"Killer Bee" Touted as Economic Lifesaver in S. Africa

Leon Marshall
for National Geographic News
November 4, 2002

It may be widely known as the "killer bee," but to some of South Africa's many poor people, the African bee is proving a life-saver.

With the country's government under heavy pressure to reduce unemployment levels of more than 30 percent, beekeeping is being touted as a way of helping many families earn a living.

And if a university-driven experiment works out, domestic sales and exports of an alcoholic beverage made from honey could become a lucrative business for some communities.

A project called Beekeeping for Poverty Relief is one of a number of "green" initiatives that delegates from around the world learned about at the World Summit on Sustainable Development that took place in Johannesburg from August 26 to September 4.

The potential social and economic benefits of beekeeping are tied to the critical role that bees play in the pollination of crops and other plants in nature.

Beekeeping in South Africa was largely introduced from Europe. Yet the practice did not become an integral part of traditional farming in South Africa as it has in some other African countries, where families commonly have beehives for domestic use, said Elize Lundall-Magnuson, an entomologist who manages the Beekeeping for Poverty Relief program, which is sponsored by the South African Agricultural Research Council.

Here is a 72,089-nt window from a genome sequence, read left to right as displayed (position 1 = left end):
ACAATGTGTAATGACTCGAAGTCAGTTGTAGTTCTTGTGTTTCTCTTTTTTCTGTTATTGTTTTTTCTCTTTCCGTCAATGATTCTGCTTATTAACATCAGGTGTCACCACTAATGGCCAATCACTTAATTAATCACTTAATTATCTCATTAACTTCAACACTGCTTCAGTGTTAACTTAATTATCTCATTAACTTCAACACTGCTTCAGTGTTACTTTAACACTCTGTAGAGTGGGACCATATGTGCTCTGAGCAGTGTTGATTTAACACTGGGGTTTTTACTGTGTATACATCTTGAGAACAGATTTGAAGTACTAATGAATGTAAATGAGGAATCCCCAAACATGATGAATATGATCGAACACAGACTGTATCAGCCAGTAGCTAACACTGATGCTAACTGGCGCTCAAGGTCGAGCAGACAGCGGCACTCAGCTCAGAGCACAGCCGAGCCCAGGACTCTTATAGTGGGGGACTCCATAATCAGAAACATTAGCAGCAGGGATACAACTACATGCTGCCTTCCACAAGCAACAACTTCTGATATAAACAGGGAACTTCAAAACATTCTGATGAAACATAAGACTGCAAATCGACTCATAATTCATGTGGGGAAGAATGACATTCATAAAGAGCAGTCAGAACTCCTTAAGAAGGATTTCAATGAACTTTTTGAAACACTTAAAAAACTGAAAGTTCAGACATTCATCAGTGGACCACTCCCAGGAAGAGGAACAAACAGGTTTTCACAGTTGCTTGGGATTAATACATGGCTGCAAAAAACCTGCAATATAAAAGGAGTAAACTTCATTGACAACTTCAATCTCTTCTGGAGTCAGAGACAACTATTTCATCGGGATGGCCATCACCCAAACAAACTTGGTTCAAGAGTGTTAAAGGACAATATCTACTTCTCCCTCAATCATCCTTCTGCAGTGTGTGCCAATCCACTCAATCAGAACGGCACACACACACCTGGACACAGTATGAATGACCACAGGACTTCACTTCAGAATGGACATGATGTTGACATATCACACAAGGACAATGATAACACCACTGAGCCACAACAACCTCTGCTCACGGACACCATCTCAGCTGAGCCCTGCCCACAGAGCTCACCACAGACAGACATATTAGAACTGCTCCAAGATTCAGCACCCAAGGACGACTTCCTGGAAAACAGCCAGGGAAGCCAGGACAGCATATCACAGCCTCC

South Africa's indigenous groups have generally obtained honey by hunting for the nests of bees in the wild.

"To this day, many people remain honey hunters who often destroy the hives. With this project people are trained to correctly extract the honey and turn it into a viable project by becoming beekeepers," said Lundall-Magnuson.

She is not clear why beekeeping trends are so different in South Africa. She thinks it might be related to the kind of flora that's predominant in the country.

Beekeeping, she notes, is more customary in countries closer to the Equator, where the types of plants that proliferate in forests and other areas of vegetation produce far more nectar.

Growth Industry?

The more customary practice of honey hunting among South Africa's indigenous groups might be explained in part by the relative scarcity of bees in the country's vast unforested stretches of land.

Continued on Next Page >>


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